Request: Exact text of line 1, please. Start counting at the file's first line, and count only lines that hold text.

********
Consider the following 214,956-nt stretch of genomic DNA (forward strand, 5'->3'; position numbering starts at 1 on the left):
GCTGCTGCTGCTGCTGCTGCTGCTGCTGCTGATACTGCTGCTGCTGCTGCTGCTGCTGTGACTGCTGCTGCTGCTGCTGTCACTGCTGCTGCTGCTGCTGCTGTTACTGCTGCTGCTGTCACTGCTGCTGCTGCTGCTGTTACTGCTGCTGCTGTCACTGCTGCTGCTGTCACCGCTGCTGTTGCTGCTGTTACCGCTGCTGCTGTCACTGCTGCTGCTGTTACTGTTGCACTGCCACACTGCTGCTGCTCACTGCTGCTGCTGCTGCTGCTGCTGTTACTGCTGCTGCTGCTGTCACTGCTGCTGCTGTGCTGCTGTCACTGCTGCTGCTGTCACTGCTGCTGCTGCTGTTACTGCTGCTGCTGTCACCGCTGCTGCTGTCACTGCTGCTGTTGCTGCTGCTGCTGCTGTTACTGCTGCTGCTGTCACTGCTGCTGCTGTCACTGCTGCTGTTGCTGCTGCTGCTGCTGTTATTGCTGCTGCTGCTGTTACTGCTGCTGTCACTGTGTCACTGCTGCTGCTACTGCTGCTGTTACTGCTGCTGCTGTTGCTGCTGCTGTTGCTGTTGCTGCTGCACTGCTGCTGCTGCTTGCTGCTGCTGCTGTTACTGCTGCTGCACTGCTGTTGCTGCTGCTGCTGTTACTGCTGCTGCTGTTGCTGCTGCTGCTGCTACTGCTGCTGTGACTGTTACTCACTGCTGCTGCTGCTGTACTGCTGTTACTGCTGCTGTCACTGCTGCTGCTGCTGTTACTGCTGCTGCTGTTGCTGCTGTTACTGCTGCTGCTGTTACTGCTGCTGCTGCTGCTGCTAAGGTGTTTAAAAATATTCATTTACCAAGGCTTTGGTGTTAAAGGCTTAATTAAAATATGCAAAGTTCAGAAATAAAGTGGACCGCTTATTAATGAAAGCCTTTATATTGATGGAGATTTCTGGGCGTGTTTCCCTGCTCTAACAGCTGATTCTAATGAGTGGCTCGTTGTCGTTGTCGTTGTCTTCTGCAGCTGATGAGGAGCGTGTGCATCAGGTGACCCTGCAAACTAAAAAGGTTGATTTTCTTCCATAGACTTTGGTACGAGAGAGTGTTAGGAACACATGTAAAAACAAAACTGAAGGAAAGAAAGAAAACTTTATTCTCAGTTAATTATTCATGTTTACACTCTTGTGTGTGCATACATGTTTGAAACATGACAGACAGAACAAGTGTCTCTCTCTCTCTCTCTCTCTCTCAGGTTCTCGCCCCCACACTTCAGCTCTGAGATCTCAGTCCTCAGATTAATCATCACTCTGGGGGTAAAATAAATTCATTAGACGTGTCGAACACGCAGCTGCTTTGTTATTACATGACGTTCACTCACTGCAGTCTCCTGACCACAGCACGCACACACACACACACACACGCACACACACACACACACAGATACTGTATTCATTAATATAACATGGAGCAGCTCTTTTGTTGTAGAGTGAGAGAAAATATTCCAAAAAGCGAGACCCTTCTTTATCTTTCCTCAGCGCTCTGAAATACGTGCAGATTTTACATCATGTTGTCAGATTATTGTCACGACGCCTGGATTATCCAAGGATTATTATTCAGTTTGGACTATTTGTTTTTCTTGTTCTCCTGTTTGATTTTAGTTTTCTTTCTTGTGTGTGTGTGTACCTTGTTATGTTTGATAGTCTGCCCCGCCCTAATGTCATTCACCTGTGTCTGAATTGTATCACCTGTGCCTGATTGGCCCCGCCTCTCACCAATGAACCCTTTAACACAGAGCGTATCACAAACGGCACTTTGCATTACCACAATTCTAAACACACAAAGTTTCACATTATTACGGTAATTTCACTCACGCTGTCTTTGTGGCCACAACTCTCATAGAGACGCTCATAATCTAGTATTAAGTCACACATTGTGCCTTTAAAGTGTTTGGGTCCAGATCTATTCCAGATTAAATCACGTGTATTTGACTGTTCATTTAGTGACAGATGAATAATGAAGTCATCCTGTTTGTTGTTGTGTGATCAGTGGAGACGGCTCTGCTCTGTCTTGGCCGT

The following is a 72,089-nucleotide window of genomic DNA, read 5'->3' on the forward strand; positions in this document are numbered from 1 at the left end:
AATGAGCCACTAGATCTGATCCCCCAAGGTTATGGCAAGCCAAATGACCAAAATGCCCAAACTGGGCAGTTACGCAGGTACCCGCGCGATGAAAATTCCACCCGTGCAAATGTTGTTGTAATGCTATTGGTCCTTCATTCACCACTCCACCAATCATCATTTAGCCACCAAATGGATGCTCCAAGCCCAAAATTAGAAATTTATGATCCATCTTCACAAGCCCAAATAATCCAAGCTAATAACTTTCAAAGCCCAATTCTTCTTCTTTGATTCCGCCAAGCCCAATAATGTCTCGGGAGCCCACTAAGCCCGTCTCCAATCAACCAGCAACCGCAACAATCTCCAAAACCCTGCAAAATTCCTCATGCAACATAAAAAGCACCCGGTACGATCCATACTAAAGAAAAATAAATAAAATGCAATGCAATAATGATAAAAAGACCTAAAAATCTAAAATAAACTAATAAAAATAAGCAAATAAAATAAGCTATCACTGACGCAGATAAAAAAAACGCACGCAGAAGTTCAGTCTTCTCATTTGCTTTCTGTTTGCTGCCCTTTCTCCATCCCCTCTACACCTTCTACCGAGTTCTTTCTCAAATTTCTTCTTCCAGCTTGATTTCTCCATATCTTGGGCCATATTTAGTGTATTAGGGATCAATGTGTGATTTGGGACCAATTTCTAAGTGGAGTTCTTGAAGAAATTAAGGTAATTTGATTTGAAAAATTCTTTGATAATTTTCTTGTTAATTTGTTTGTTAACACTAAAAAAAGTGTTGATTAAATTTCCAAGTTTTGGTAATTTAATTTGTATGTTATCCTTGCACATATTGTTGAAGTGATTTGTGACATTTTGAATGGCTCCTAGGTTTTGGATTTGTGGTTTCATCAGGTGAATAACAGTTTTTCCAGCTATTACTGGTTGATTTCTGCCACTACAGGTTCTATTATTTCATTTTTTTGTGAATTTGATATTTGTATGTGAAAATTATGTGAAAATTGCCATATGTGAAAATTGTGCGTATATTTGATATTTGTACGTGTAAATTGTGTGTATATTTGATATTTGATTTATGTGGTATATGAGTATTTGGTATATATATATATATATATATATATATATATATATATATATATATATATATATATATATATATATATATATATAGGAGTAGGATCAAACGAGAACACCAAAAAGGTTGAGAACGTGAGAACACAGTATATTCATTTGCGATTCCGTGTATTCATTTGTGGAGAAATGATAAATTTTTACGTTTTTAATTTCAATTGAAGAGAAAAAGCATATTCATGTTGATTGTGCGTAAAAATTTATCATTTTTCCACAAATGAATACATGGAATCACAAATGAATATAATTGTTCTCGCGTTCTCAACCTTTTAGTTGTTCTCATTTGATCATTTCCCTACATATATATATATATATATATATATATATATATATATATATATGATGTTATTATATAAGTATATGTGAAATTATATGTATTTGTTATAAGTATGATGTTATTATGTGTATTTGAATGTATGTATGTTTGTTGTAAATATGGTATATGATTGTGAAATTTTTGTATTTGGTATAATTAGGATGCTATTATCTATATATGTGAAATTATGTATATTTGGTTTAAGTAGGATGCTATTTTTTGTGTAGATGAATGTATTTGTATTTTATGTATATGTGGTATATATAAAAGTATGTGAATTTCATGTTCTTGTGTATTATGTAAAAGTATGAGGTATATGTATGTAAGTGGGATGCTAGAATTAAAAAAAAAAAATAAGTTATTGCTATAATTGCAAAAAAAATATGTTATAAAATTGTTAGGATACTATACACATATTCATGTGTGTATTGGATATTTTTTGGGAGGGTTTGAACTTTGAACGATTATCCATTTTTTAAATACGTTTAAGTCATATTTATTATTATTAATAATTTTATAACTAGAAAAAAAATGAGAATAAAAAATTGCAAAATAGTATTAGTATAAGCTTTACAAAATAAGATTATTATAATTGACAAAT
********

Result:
Consider the following 214,956-nt stretch of genomic DNA (forward strand, 5'->3'; position numbering starts at 1 on the left):